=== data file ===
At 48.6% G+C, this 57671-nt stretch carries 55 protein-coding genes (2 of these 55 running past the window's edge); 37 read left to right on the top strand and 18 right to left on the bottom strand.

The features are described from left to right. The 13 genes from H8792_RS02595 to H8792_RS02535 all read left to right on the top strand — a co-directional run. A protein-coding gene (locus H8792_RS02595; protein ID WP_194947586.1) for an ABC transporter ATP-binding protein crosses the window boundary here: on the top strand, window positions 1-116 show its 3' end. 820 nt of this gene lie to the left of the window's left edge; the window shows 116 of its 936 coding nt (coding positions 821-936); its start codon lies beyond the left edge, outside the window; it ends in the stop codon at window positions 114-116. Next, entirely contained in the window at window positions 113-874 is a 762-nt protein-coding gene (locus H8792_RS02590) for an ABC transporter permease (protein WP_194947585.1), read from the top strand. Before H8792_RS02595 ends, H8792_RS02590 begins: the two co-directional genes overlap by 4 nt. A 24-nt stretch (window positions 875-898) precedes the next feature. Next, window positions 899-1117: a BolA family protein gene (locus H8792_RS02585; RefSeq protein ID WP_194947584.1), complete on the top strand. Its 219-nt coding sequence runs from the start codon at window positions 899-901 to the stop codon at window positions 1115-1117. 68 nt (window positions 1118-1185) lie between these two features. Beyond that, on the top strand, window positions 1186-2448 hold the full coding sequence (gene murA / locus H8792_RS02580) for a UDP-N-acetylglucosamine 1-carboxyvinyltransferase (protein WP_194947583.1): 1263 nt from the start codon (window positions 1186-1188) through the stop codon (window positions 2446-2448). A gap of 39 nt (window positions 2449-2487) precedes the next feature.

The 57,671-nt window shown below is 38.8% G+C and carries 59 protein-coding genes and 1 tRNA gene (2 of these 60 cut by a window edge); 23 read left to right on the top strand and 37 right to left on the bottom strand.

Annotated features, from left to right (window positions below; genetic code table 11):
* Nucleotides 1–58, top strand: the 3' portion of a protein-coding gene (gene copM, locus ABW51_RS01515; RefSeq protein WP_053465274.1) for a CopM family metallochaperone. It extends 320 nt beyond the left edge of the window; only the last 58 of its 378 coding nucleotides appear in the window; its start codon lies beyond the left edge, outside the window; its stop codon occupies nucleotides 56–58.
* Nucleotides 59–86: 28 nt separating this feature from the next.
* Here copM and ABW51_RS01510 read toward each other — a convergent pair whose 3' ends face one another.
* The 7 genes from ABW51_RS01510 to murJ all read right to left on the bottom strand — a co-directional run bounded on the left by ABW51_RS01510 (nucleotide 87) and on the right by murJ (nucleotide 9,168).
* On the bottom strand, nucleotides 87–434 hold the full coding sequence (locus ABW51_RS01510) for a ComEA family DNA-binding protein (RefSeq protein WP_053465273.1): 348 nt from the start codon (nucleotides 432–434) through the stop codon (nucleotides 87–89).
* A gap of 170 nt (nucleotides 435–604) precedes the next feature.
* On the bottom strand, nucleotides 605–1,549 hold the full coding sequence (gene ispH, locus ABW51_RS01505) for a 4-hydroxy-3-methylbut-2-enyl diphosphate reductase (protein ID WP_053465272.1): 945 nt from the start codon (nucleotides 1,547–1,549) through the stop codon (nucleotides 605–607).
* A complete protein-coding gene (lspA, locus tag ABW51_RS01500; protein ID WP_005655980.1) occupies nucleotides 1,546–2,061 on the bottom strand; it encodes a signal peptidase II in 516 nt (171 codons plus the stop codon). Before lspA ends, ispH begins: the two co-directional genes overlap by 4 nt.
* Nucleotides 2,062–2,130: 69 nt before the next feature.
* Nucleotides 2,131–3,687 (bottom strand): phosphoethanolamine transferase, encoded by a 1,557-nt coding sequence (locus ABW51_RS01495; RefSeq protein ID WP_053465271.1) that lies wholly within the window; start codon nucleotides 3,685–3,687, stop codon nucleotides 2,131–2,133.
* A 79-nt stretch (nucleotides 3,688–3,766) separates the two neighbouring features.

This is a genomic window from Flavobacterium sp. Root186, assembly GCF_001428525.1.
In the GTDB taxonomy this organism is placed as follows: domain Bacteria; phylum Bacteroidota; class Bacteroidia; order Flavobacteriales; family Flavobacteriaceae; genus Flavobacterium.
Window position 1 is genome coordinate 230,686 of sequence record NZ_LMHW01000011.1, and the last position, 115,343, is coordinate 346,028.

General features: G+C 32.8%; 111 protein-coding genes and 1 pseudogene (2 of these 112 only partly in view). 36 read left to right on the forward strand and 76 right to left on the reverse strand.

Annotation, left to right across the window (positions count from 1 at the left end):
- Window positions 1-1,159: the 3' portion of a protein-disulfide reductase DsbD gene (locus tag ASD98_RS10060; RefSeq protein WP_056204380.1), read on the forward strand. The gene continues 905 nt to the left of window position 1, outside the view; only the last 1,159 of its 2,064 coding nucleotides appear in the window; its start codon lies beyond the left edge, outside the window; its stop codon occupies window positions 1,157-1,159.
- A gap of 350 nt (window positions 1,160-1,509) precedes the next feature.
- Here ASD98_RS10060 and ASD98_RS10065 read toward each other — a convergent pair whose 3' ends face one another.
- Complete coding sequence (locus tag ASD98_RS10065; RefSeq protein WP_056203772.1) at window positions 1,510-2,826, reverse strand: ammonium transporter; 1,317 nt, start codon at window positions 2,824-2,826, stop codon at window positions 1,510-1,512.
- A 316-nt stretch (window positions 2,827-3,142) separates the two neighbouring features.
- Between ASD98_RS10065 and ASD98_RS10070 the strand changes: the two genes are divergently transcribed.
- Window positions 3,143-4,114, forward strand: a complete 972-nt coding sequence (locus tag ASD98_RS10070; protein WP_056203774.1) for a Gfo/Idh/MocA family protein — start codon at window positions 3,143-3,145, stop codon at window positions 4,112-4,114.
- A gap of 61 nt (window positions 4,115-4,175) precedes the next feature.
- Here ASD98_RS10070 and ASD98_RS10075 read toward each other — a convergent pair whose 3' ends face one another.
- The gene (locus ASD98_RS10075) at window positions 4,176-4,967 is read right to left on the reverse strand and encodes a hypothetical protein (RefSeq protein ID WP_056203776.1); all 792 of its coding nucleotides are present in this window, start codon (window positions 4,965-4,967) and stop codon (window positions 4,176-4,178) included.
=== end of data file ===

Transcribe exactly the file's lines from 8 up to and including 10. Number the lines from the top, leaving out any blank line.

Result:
* The 7 genes from ABW51_RS01510 to murJ all read right to left on the bottom strand — a co-directional run bounded on the left by ABW51_RS01510 (nucleotide 87) and on the right by murJ (nucleotide 9,168).
* On the bottom strand, nucleotides 87–434 hold the full coding sequence (locus ABW51_RS01510) for a ComEA family DNA-binding protein (RefSeq protein WP_053465273.1): 348 nt from the start codon (nucleotides 432–434) through the stop codon (nucleotides 87–89).
* A gap of 170 nt (nucleotides 435–604) precedes the next feature.